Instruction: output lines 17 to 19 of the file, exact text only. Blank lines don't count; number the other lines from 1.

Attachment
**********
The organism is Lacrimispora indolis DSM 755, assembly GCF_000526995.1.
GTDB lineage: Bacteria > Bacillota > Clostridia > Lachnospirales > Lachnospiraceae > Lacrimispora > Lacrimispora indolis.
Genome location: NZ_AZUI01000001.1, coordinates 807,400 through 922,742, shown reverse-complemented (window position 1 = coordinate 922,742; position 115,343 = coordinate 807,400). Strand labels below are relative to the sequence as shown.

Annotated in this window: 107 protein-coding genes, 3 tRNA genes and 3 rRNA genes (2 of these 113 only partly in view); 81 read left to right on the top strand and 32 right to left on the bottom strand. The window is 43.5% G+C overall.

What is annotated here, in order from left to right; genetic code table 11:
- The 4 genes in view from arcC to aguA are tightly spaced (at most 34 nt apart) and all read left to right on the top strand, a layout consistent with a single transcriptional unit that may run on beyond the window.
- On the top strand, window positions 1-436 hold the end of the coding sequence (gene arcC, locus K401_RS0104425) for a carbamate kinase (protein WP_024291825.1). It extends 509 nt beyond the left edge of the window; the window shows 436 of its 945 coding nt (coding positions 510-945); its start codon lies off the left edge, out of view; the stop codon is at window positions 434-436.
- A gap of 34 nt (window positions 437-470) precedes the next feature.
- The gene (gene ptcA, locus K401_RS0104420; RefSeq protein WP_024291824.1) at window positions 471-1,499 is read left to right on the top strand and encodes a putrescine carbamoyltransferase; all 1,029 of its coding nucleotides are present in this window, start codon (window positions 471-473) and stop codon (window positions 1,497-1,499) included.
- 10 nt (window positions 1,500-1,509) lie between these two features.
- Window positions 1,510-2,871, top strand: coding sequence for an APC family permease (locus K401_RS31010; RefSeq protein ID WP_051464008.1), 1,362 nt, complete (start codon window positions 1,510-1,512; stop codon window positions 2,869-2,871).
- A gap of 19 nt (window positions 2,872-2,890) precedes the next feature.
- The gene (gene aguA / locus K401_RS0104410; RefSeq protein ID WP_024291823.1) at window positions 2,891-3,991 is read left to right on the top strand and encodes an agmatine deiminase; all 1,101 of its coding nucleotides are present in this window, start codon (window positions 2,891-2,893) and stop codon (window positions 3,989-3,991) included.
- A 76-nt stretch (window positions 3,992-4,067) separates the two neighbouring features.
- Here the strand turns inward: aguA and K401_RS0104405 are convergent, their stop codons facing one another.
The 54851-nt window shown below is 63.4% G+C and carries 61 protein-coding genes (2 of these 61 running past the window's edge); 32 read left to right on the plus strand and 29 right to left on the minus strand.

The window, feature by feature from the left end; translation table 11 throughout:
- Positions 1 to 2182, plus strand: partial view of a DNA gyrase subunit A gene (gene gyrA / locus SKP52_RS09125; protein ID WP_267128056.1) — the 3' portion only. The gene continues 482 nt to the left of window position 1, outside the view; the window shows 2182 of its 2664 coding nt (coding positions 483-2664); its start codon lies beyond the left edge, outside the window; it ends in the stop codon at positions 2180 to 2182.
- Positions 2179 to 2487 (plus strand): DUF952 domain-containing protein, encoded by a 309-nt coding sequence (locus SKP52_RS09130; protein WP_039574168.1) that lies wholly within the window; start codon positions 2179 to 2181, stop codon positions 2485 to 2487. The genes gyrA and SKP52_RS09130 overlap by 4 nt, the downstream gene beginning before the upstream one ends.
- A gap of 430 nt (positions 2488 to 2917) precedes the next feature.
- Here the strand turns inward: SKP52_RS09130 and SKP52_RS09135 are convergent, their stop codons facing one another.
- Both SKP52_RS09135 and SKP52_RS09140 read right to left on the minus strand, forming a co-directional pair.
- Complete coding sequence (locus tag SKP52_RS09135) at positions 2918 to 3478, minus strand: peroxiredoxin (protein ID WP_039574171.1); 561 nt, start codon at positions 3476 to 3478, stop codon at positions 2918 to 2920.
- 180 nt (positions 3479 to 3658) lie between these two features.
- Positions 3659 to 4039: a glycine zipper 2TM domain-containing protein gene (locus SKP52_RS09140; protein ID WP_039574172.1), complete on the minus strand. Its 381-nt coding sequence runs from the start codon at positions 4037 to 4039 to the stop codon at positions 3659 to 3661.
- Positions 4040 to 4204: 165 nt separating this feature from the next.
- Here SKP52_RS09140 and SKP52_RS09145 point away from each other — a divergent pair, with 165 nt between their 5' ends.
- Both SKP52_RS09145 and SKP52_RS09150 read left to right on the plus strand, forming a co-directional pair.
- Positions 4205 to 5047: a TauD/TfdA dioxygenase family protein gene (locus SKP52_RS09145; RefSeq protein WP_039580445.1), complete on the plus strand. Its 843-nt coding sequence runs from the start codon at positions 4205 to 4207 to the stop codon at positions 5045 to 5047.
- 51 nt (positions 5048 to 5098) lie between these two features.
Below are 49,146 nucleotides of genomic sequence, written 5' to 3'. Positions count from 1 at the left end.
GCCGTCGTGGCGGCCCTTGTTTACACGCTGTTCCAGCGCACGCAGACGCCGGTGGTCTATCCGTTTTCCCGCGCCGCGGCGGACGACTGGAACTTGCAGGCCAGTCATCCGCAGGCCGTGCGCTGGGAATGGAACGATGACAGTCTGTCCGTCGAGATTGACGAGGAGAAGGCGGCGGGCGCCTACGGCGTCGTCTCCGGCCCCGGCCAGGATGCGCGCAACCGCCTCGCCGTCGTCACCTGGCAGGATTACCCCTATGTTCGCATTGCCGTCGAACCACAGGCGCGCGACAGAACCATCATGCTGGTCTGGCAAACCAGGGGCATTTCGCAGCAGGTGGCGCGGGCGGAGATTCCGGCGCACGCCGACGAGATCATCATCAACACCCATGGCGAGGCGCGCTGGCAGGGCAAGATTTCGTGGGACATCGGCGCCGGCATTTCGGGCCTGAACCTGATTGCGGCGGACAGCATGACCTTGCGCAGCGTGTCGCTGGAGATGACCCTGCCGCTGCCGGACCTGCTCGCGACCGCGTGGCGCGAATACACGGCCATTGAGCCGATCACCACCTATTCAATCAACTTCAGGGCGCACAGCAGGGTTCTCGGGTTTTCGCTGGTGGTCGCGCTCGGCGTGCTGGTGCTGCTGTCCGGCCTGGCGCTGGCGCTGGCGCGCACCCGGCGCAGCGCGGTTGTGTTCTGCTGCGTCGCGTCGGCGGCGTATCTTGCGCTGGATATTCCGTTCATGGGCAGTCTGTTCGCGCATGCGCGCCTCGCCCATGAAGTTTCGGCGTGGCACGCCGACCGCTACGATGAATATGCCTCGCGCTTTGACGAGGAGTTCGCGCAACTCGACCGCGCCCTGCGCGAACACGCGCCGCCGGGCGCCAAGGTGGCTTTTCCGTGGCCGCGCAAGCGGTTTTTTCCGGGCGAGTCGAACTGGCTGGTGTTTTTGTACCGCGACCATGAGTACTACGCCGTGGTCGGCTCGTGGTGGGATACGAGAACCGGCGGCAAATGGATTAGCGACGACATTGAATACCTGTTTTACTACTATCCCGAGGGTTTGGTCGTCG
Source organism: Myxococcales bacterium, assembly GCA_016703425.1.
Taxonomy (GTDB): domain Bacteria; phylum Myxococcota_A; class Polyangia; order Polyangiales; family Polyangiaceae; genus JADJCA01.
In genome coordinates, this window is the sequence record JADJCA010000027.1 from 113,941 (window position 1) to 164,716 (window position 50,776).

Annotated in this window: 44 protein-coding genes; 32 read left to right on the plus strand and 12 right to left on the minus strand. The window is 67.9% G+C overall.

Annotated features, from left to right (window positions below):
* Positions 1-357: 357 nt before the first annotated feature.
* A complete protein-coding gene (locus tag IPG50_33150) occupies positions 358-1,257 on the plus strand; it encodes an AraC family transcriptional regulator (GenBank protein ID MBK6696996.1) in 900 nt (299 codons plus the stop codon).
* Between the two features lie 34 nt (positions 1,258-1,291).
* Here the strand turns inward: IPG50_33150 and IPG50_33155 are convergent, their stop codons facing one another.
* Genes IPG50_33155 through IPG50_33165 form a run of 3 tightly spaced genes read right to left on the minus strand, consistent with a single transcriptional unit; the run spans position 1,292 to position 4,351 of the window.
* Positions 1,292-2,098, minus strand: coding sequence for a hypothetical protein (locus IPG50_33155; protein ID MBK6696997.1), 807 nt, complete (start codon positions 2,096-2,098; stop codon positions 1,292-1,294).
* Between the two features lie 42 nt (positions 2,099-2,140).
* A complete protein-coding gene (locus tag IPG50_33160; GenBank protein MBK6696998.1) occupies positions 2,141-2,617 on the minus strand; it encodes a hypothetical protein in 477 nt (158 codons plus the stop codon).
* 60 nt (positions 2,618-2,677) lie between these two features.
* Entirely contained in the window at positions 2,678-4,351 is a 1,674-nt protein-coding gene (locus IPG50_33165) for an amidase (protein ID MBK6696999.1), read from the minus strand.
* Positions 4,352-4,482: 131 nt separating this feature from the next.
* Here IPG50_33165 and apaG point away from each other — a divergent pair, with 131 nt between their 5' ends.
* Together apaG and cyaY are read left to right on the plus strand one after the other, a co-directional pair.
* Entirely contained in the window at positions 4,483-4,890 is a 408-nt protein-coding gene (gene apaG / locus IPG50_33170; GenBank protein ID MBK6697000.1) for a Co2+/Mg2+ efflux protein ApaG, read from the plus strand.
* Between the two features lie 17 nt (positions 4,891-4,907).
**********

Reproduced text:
The window, feature by feature from the left end; translation table 11 throughout:
- Positions 1 to 2182, plus strand: partial view of a DNA gyrase subunit A gene (gene gyrA / locus SKP52_RS09125; protein ID WP_267128056.1) — the 3' portion only. The gene continues 482 nt to the left of window position 1, outside the view; the window shows 2182 of its 2664 coding nt (coding positions 483-2664); its start codon lies beyond the left edge, outside the window; it ends in the stop codon at positions 2180 to 2182.
- Positions 2179 to 2487 (plus strand): DUF952 domain-containing protein, encoded by a 309-nt coding sequence (locus SKP52_RS09130; protein WP_039574168.1) that lies wholly within the window; start codon positions 2179 to 2181, stop codon positions 2485 to 2487. The genes gyrA and SKP52_RS09130 overlap by 4 nt, the downstream gene beginning before the upstream one ends.